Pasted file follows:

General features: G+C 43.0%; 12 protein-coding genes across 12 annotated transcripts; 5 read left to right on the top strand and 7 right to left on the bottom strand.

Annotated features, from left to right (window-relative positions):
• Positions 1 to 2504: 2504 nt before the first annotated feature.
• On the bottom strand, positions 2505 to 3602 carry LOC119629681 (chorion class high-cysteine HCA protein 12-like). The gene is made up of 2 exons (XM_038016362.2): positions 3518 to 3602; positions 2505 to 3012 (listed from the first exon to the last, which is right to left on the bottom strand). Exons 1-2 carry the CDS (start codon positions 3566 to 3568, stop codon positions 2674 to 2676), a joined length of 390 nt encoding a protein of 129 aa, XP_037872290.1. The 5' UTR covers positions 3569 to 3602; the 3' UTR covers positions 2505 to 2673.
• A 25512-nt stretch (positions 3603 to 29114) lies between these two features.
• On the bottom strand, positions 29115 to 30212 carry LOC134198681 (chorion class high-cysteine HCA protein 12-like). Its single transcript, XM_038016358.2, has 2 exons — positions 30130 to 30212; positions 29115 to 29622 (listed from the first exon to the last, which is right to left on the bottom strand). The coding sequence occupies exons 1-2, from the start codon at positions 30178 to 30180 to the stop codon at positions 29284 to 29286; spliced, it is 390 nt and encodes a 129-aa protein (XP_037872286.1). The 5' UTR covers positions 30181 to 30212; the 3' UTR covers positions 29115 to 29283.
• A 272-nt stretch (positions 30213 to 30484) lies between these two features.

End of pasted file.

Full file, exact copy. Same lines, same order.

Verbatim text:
General features: G+C 43.0%; 12 protein-coding genes across 12 annotated transcripts; 5 read left to right on the top strand and 7 right to left on the bottom strand.

Annotated features, from left to right (window-relative positions):
• Positions 1 to 2504: 2504 nt before the first annotated feature.
• On the bottom strand, positions 2505 to 3602 carry LOC119629681 (chorion class high-cysteine HCA protein 12-like). The gene is made up of 2 exons (XM_038016362.2): positions 3518 to 3602; positions 2505 to 3012 (listed from the first exon to the last, which is right to left on the bottom strand). Exons 1-2 carry the CDS (start codon positions 3566 to 3568, stop codon positions 2674 to 2676), a joined length of 390 nt encoding a protein of 129 aa, XP_037872290.1. The 5' UTR covers positions 3569 to 3602; the 3' UTR covers positions 2505 to 2673.
• A 25512-nt stretch (positions 3603 to 29114) lies between these two features.
• On the bottom strand, positions 29115 to 30212 carry LOC134198681 (chorion class high-cysteine HCA protein 12-like). Its single transcript, XM_038016358.2, has 2 exons — positions 30130 to 30212; positions 29115 to 29622 (listed from the first exon to the last, which is right to left on the bottom strand). The coding sequence occupies exons 1-2, from the start codon at positions 30178 to 30180 to the stop codon at positions 29284 to 29286; spliced, it is 390 nt and encodes a 129-aa protein (XP_037872286.1). The 5' UTR covers positions 30181 to 30212; the 3' UTR covers positions 29115 to 29283.
• A 272-nt stretch (positions 30213 to 30484) lies between these two features.